It does sound a tad extreme on the reports, but I will tell you that there are homes out there in need of a lot of work. And these are in all neighborhoods "good" and "bad". Without knowing the specifics of the property; such as location, current asking price and first visual impression I can only give you advice on similar issues I have seen. (Some houses that need a ton of work can certainly still look pretty)
I would say that you have your agent send the reports over to the seller for them to review along with an addendum that you would like to negotiate price or completion of work, or some of both. In my opinion if you don't ask, the other side doesn't have a chance to say yes or no to different terms. Of course you need to decide ahead of time what you want to do-- lower the asking price, try to negotiate work to be completed, or walk away. I personally have been working with a client who found a house in a neighborhood they loved and it needs a good $200,000 to $300,000 worth of work. My client is willing to do the work but only if the property comes at the right price. Every buyer and every situation is diferent so you will really have to evaluate where you think you are.
Also keep in mind these reports will stay with the property, so even if you do decide to walk away the seller will be required to disclose all the reports to the next potential buyer.
Alain Pinel Realtors
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Now if the $175,000 in repairs is for a home of $1,500,000 then maybe it's worth getting a "second opinion" on the reports and prices quoted. I know many times inspectors are looking for a "job" and like to make the quotes sometimes 20-40% above what a hungry contractor will bid! If the price is $500,000 then I might get a tad nervous! But are the reports concerned with issues which can be astronomical and somewhat problematic to resolve such as foundation, structural issues, ground slippage,etc.? If that's the case then perhaps a decline to proceed based on the reports is in order.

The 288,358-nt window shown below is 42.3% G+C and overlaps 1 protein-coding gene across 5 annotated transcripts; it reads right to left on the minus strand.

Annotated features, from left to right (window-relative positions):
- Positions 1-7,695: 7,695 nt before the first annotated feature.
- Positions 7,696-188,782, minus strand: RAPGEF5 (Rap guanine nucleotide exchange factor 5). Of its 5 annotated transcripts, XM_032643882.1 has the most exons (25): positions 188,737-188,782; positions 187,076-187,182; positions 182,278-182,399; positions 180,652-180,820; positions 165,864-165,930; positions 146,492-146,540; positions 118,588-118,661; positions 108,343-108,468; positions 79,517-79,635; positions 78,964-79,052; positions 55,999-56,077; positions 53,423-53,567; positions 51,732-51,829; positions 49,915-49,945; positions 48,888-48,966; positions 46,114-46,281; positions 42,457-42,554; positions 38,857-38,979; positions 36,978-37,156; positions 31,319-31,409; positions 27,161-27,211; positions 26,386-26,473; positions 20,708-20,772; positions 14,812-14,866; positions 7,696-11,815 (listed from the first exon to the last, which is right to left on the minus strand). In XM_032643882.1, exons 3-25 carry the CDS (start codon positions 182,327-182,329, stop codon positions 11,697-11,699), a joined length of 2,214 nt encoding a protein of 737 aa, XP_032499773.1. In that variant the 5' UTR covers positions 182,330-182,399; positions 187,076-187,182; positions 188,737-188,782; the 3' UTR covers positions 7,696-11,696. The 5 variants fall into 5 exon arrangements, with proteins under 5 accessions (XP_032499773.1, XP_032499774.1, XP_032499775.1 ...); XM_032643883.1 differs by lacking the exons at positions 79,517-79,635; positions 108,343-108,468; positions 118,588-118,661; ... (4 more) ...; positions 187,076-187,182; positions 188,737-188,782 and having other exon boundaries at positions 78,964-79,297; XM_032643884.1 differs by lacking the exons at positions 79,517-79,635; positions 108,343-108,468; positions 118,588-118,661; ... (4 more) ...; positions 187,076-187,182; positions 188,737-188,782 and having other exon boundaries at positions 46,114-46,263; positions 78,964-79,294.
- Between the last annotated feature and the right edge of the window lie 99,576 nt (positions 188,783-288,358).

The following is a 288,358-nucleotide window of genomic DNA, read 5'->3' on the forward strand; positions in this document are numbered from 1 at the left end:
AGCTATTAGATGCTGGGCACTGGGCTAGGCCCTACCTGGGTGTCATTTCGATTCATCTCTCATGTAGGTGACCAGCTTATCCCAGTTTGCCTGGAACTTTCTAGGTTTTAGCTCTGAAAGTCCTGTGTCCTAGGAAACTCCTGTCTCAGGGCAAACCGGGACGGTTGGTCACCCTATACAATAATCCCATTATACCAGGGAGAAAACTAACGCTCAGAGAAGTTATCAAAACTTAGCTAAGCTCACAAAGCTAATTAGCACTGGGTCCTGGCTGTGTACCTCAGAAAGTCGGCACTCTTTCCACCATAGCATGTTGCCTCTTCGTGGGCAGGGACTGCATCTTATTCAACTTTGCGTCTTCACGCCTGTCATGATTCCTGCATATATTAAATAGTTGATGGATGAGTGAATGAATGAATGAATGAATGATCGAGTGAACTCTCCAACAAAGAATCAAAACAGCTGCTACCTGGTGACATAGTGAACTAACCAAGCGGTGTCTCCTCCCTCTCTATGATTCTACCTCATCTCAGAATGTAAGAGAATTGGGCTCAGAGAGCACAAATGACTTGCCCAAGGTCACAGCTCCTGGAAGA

I would guess this would not be the right home unless you are ready to live with construction workers. You should share the reports with the other Agent and then the Seller must disclose them to any other potential Buyers. Jed has it correct - were there no reports when you made your offer?
I would, indeed, have your agent present the inspections to the seller and discuss with them verbally how to handle this as the home no longer is worth the listing price. Also I would talk to your mortgage broker as that large a credit will not go well with the lender. Your agent can advise you which direction to take that will make the Seller, the lender and you happy.
If it were me, I would probably walk away and chalk it up to a good lesson learned. On the next property, I would make sure your agent asks if there are any inspections recently done AND if it was a fairly recent purchase, ask for copies of the inspections the Sellers got when they were Buyers. Termite inspections are only good for one year but it will give you an idea of what needed to be done and you can ask if they did any of the work.
I'll assume no reports were available before you put your offer in. So you offered a price based on all the information available at that time. I also assume you have an inispection contigency. YOu can tell the seller that based on the new information the property is not worth what you offerd and that it is only worth (some new value) to you and that if the seller want that offer you are prepared to remove contingencies. If not then you are prepared to walk away and go buy some other property.
The seller will have to disclose to any subsequent buyer the reports done on the property. By the way be sure to share the reports with the seller when you send himthe new price in an addendum.